This course provides you the practical knowledge for an individual surgical procedure.
- a clear understanding of the steps to be taken to execute the procedure;
- seen an example of how the procedure is executed;
- a clear understanding of all anatomical structures encountered during the procedure;
- seen an example of how the anatomical structures look within the setting of the procedure.
Step by step
Abdominal cavity approach
Introduce five trocars to gain access to the abdominal cavity (in da Vinci Si type; In Xi type the trocar placement may differ slightly). First the camera port is inserted just below the umbilicus. Trocar 1 and 3 are located just medial to the anterior superior iliac spine. Assistant and trocar 2 are placed between the camera and the other two ports.
Insufflate gas into the abdominal cavity to produce a pneumoperitoneum.
Fixate the uterus to the anterior abdominal wall to give more exposure and ease the dissection of the rectovaginal septum later on.
Place a straight needle proximal to the pubis into the abdominal cavity. The straight needle is placed from dorsal to ventral through the uterus and is then stuck back through the abdominal wall again. The thread is knotted extracorporeal over a gauze, suspending the uterus to the abdominal wall.
Retract the sigmoid to the left lateral side to gain exposure of the peritoneum.
Identify the peritoneum and the underlying promontory, iliac vessels and ureter.
Incise the peritoneum over the promontory until the bone is visible without overlying structures.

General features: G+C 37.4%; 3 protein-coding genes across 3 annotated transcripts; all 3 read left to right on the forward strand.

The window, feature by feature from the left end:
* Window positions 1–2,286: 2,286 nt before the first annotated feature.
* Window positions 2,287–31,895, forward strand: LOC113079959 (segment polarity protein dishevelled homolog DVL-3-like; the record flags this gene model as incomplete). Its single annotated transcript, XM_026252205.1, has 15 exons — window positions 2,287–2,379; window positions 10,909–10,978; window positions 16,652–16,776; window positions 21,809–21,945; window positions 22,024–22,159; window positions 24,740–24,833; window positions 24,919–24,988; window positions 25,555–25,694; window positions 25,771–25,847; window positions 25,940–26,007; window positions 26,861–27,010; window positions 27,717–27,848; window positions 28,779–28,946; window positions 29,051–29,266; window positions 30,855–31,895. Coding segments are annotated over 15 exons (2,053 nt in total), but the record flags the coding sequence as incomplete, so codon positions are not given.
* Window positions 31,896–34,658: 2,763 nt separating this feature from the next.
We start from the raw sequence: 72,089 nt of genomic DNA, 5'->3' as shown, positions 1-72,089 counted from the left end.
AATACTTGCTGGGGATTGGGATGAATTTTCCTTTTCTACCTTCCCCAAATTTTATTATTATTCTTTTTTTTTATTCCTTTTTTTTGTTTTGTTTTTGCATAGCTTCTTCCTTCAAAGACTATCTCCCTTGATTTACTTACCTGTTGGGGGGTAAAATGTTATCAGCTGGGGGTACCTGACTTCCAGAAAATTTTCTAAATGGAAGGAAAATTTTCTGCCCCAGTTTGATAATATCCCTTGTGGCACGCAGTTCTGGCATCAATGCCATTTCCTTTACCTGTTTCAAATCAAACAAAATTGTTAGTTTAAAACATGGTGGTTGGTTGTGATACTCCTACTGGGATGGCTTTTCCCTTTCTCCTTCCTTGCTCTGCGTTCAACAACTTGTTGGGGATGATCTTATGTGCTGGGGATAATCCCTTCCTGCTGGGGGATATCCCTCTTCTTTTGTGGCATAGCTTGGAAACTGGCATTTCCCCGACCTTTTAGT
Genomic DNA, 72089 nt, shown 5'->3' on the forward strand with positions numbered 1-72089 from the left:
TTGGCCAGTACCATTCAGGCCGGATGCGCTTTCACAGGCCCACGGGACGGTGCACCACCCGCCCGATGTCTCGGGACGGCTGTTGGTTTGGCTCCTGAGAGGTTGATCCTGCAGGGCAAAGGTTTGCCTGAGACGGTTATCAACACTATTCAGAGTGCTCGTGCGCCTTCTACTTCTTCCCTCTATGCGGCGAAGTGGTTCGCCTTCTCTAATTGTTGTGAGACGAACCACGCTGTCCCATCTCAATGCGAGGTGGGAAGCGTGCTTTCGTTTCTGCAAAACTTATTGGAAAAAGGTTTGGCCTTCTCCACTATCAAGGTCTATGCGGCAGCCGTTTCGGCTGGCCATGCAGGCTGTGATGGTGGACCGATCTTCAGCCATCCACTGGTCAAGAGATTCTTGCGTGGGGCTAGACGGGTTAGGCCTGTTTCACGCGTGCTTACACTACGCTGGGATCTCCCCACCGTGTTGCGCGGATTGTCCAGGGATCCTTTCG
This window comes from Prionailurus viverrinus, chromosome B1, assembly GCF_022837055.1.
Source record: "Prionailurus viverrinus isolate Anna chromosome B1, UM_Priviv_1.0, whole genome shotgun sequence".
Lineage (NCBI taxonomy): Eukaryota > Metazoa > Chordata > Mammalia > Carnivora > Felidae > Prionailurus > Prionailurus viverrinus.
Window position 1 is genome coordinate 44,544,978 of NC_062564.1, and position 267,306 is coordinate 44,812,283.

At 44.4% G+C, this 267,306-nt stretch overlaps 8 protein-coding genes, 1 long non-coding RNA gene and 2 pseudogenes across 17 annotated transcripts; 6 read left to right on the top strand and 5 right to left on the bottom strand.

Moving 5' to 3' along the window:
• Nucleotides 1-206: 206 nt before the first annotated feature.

The incision should not be medially as the hypogastric nerve lays there. The peritoneum should be opened slightly on the right lateral side and the nerves should be carefully moved away from the promontory bone where the mesh will be fixated.
Extend the incision in the peritoneum starting from the promontory downwards to the rectouterine (or rectovesical) pouch. Here a J-shaped incision of the peritoneum is made.
Rectovaginal/ rectoprostatic septum
Dissect the avascular rectovaginal or rectoprostatic septum between the dorsal side of respectively the vagina or prostate and the ventral side of the rectum to approximately 1.5 cm proximal of the anal verge.
Correct plane identification
If adhesions between the dorsal side of the vagina and the ventral side of the rectum are present (eg. after previous hysterectomy), the dissection plane can be unclear. An obturator might be helpful to identify the vaginal contours and guide the dissection.
Perform rectal examination to confirm whether the dissection of the rectovaginal or rectoprostatic septum is conducted to approximately 1.5 cm of the anal verge.
Position the mesh from the deepest point of the rectovaginal/rectoprostatic space (1.5 cm from the anal verge) towards the exposed promontory.
Fixate the mesh on the rectum at least 7 times with non-absorbable woven sutures. Then fixate to the promontory (eg. with 4-5 tacks or 3-5 non-absorbable woven sutures).
After placement of the sutures the traction force on the rectum should be divided equally over the tissue.
Close the incised peritoneum over the mesh with a running suture.
Incomplete peritoneal closure
If the peritoneum is closed incompletely and the mesh is not completely covered, the small intestine may attach itself to the mesh. This could complicate the postoperative course (postoperative ileus due to adhesions or rotation).
A self-anchoring barbed suture can be used, but alternatively an absorbable braided suture may be used, ensuring the whole mesh is covered with peritoneum.
Reposition the suspended uterus under laparoscopic vision (risk of bleeding).
Remove the trocars under laparoscopic vision.
Close only the fascia of the 12 mm camera port with absorbable braided sutures (see procedure “Trocar placement”).
Close the skin with absorbable monofilament sutures intracutaneously.